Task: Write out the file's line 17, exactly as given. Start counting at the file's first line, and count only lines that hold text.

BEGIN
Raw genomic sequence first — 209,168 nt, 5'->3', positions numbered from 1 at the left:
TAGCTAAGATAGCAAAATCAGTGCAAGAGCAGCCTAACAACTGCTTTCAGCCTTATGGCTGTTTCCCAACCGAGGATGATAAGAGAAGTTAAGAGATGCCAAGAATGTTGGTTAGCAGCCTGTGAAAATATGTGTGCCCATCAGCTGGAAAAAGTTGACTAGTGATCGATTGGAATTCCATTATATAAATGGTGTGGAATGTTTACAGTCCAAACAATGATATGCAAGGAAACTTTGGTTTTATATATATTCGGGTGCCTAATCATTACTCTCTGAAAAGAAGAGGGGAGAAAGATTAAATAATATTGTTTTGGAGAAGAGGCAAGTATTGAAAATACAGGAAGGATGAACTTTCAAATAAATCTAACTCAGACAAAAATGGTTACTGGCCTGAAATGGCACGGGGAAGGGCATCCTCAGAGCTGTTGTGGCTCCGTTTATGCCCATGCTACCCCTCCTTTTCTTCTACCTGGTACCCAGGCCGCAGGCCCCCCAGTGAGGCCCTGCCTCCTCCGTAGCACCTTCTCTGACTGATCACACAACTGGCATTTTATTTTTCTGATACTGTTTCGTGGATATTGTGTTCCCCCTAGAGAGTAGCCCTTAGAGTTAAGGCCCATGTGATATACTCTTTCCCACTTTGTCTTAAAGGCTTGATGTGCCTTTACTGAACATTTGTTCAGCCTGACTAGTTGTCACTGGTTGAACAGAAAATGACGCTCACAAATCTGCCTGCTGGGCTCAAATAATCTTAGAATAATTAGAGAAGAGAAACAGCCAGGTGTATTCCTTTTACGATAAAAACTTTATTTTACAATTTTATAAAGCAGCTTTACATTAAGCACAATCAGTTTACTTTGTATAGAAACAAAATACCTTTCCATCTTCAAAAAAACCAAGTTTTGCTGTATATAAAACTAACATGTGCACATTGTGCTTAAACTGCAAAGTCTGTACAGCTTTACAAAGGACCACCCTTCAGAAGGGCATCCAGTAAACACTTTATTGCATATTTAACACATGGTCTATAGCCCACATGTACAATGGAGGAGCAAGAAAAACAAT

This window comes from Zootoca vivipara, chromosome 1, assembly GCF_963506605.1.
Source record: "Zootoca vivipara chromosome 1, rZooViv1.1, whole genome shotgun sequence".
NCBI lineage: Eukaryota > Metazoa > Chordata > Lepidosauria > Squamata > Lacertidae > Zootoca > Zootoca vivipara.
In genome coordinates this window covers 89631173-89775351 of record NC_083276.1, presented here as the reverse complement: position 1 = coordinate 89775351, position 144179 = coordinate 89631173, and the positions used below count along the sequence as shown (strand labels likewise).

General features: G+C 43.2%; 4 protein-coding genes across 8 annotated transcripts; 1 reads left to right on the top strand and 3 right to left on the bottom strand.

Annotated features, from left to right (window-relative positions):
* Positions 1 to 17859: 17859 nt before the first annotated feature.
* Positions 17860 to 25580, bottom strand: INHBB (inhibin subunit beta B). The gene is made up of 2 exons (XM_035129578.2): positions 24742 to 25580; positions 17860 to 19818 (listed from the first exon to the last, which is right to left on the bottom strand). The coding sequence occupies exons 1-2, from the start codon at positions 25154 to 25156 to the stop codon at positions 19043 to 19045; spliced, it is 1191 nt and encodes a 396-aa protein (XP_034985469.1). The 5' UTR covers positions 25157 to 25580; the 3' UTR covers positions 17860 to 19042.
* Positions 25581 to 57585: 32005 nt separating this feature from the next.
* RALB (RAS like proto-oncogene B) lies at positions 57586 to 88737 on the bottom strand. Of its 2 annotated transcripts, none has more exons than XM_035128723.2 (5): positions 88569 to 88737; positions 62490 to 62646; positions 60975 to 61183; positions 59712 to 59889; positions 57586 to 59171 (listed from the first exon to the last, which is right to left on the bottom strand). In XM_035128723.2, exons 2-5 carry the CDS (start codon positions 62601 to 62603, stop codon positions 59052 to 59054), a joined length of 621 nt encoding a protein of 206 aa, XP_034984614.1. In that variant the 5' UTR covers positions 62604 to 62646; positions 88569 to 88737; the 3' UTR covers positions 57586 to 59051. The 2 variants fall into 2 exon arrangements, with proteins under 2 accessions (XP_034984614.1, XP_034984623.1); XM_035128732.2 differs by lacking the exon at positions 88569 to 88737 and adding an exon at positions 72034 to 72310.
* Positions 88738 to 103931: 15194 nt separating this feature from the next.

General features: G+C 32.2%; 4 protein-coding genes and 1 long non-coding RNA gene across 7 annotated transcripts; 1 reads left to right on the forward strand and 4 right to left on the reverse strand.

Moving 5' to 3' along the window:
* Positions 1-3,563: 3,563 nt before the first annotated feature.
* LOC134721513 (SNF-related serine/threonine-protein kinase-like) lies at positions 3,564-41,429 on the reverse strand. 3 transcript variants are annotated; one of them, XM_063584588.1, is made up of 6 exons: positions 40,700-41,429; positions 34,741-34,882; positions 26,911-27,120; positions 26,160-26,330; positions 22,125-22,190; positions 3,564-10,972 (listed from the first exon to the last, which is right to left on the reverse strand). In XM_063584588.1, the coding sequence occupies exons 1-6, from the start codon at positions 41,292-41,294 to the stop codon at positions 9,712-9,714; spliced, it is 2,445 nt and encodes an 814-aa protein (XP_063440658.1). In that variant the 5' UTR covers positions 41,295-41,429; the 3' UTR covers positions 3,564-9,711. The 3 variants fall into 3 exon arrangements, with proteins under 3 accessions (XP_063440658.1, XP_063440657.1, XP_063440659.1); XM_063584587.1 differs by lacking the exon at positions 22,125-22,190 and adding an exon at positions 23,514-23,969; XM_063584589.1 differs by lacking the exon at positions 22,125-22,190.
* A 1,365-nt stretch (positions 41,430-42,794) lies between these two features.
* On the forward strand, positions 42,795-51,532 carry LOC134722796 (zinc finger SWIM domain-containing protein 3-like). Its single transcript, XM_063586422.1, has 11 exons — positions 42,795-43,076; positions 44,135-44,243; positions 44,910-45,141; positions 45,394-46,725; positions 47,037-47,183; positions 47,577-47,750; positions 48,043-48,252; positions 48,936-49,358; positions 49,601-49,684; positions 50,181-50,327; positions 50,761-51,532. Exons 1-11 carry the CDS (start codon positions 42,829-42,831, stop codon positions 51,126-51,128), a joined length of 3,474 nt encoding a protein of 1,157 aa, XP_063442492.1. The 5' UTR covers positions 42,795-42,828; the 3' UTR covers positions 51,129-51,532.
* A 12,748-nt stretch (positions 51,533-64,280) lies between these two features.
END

* LOC134721513 (SNF-related serine/threonine-protein kinase-like) lies at positions 3,564-41,429 on the reverse strand. 3 transcript variants are annotated; one of them, XM_063584588.1, is made up of 6 exons: positions 40,700-41,429; positions 34,741-34,882; positions 26,911-27,120; positions 26,160-26,330; positions 22,125-22,190; positions 3,564-10,972 (listed from the first exon to the last, which is right to left on the reverse strand). In XM_063584588.1, the coding sequence occupies exons 1-6, from the start codon at positions 41,292-41,294 to the stop codon at positions 9,712-9,714; spliced, it is 2,445 nt and encodes an 814-aa protein (XP_063440658.1). In that variant the 5' UTR covers positions 41,295-41,429; the 3' UTR covers positions 3,564-9,711. The 3 variants fall into 3 exon arrangements, with proteins under 3 accessions (XP_063440658.1, XP_063440657.1, XP_063440659.1); XM_063584587.1 differs by lacking the exon at positions 22,125-22,190 and adding an exon at positions 23,514-23,969; XM_063584589.1 differs by lacking the exon at positions 22,125-22,190.